I've watched the movies a couple of times, first for entertainment, then with a focus on what I could learn from him. After all, he is a master of his trade and if we pay close attention, there's a ton of take home messages for the personal trainer.
Bourne is trained to handle ANY situation. His level of Extreme preparedness does not come without putting in the time. In our case, that translates into reading, taking courses, learning from our daily sessions and most importantly, THINKING about what we read and learn so we can apply it skillfully.
Only applied knowledge is power.
Bourne can handle himself in any environment and UTILIZES it to his advantage.
His ability to effectively utilize the environment is shown in a scene in the third movie. Bourne sprints across multiple roof tops to make sure an assassin does not reach his friend before he does. Bourne quickly grabs two pieces of laundry and wraps them around his hands. Two seconds later, we learn why he picked up the laundry, as he skillfully jumps over a small wall covered with pieces of broken glass.
Check out this tantalizing bit of Bourne badassary.
As personal trainers, our environment is the gym. Luckily, we don't have to out sprint assassins or kill "the bad guys" with bars and weight plates! Clearly, it's our job to utilize our environment to give our clients the best possible training program.
There are a couple of extremely important lessons regarding our environment:
Master all equipment - have no emotional biases.
Until 2007 I lived in Denmark and from 1999-2007 I was the Head Strength Coach for Team Denmark, the Danish Equivalent of Sport Canada. I was very fortunate to have a job description that allowed me to focus on an exclusive group of athletes. One group of athletes I was in charge of but didn't develop their program was the sailing team.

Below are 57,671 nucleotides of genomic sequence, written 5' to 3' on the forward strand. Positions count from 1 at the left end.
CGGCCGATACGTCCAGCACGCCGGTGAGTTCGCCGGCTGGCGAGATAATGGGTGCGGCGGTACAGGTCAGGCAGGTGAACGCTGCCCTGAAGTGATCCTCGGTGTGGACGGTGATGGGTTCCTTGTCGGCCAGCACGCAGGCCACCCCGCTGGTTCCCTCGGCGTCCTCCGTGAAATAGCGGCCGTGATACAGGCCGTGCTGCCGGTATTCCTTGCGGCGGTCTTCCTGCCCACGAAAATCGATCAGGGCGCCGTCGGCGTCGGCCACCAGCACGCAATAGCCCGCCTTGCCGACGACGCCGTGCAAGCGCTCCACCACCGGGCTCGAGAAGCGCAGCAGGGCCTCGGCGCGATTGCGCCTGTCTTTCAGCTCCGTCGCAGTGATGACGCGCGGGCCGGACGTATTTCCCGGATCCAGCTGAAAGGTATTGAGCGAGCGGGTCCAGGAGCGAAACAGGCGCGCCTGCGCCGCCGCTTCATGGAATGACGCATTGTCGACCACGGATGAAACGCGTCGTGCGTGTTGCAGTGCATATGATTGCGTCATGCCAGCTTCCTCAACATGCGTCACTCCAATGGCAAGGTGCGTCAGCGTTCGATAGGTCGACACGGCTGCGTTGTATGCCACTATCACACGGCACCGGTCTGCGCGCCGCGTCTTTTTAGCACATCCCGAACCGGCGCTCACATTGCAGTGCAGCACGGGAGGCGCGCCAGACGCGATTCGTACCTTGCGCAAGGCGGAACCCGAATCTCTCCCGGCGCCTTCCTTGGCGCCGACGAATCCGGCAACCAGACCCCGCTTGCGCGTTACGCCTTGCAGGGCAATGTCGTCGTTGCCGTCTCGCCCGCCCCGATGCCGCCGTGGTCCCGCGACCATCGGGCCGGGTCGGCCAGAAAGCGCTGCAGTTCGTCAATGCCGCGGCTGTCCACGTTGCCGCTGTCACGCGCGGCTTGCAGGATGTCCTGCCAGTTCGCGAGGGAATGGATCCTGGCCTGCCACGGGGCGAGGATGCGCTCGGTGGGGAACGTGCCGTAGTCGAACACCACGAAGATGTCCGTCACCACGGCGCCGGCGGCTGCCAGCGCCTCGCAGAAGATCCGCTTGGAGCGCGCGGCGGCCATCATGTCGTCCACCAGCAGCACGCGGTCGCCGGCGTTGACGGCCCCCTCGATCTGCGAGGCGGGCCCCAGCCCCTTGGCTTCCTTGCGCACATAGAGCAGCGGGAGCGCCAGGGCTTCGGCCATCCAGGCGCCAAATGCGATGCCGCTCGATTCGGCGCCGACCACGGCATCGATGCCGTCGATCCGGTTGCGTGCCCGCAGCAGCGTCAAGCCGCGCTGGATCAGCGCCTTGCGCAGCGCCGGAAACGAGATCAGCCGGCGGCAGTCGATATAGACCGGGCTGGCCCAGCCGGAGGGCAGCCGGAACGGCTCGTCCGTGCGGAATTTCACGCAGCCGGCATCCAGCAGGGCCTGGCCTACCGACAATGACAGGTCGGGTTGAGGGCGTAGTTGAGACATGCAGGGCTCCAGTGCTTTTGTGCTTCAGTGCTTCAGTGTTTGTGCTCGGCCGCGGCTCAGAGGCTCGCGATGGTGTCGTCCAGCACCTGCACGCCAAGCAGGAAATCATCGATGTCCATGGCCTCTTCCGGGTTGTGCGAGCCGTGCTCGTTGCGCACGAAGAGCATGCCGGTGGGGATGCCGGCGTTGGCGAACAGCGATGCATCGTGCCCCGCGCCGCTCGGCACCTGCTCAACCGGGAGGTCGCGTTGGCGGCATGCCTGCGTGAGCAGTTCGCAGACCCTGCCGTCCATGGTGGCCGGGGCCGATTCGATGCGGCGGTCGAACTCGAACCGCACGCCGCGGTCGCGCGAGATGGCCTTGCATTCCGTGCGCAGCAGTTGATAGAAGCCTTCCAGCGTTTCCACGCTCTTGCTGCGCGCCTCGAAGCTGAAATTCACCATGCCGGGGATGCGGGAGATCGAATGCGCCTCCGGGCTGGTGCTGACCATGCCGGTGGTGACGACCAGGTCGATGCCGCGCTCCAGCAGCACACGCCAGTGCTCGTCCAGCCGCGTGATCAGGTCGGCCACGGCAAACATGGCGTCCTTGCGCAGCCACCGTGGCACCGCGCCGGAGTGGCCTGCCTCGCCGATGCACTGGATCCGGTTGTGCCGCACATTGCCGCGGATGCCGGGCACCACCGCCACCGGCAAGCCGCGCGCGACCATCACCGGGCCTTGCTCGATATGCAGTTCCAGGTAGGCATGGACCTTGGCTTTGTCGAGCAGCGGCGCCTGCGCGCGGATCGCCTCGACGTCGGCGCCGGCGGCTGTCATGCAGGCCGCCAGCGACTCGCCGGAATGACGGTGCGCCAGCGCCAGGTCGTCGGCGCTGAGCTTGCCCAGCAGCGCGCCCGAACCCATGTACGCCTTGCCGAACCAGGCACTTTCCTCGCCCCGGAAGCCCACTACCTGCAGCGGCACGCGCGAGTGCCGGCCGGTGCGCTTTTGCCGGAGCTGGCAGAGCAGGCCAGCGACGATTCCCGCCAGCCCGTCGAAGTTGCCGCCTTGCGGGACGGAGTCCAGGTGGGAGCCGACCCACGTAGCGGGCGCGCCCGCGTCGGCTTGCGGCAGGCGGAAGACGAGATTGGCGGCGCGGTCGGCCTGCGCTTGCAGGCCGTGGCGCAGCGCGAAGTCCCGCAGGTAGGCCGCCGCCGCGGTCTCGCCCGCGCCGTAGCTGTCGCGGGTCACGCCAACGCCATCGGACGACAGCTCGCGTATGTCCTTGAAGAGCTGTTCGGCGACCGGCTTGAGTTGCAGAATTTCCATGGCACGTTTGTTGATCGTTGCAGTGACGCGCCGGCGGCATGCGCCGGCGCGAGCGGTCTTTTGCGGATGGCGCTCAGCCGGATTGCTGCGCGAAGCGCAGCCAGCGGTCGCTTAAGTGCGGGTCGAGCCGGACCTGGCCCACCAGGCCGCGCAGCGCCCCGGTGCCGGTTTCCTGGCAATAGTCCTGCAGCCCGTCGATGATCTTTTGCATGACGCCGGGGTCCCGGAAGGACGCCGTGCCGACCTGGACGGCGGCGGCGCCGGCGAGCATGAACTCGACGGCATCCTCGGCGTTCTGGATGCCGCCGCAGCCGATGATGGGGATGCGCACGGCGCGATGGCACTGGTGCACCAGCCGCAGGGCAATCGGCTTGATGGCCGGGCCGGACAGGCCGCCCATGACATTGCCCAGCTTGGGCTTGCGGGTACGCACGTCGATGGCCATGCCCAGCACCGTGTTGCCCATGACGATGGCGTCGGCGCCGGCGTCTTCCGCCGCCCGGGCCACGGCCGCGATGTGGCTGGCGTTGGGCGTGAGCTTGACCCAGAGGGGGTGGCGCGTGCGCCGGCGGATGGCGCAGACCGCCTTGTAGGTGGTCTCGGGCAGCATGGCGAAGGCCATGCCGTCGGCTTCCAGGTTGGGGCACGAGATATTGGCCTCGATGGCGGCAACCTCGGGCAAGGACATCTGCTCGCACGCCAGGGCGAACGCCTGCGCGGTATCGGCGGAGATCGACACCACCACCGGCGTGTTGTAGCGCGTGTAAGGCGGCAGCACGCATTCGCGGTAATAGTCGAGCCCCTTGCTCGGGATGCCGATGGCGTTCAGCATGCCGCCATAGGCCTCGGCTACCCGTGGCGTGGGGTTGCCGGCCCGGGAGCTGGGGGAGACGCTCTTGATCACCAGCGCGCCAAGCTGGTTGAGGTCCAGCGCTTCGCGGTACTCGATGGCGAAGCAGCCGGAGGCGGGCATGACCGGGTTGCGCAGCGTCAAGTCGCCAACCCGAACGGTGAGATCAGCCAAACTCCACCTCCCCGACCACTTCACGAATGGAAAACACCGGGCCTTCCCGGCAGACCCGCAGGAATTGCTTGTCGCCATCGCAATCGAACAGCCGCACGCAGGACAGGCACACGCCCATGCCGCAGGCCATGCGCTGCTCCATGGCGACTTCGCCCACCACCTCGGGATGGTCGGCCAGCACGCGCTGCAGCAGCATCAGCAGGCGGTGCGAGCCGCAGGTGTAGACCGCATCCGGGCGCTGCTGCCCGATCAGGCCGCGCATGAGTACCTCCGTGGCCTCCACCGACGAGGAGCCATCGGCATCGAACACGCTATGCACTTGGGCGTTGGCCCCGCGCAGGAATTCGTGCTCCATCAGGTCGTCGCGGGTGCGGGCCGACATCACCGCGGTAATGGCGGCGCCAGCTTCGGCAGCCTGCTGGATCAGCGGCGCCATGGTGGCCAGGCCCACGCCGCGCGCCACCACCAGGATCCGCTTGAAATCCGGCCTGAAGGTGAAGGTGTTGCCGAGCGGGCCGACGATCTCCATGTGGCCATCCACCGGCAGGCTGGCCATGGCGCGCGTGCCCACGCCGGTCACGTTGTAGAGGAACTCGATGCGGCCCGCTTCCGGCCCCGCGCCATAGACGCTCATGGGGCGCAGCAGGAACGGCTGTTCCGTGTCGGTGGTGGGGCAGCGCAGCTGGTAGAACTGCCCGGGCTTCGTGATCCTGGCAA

Initially, their program was created by a strength coach who used to be the Olympic Weightlifting Coach for the national team. During that time the first exercise in their strength training program was power cleans, because "power cleans are good for grip strength and sailors need grip strength." (Those where the strength coach's exact words when I asked him why he started the training program with Power Cleans.)
After a couple of years later, a younger strength coach, who was a mountain climber, took over. Now, the first exercise in the sailors' strength training program was pull ups, because "pull ups are good for grip strength and sailors need grip strength."
Their biases in exercise selection were obvious. The question that should have been asked was, "What is the best way to develop grip strength if you are a sailor?" and the answer approached from a clean slate.
Moreover, I attended The Russian Kettlebell Certification in 2006, which was a great learning experience with ONE natural but understandable caveat of certifications based on one piece of equipment. In order to make his certification as valuable as possible, Cheif Instructor Pavel tried to show how to train for any goal using a kettlebell. And in the first few days after the course, I found myself thinking, "How can I train X with a kettlebell?"
I fell victim to the same "mind virus" as the Sailing Team Strength Coaches. I was immediately excluding the possibility that the best way to train a certain client for a certain goal would involve ANOTHER piece of equipment (or no equipment at all).
The right question to ask is, "What is the best way, equipment or no equipment, to train this client for this particular goal (ex. Legs) at this point in time?"
You know the saying, "If all you have is a hammer, everything looks like a nail." Therefore, in order to effectively train our clients we need a variety of tools at our disposal. Here's a short list in random order:
Barbells, dumbbells, kettlebells, clubbells, cables, tires/kegs/logs, swissball, balance boards, suspension straps, bodyweight/animal movements, boxes/hurdles/medicine balls, tubing/bands/chains, sleds, grip etc.
It's clear that the more tools you have in your tool box the greater the likelihood you can choose the best possible type of equipment for your client at any point in time.
The ability to optimally answer the question, "What's the best way to train this client for this goal" has one tremendously important implication: You CANNOT follow "trends". As soon as we start paying too much attention to "trends" we get biased and near-sighted.
It is, and always will be, your goal to strive for an unbiased knowledge of the pros and cons of different types of equipment, and subsequently use the right piece of equipment at the right time.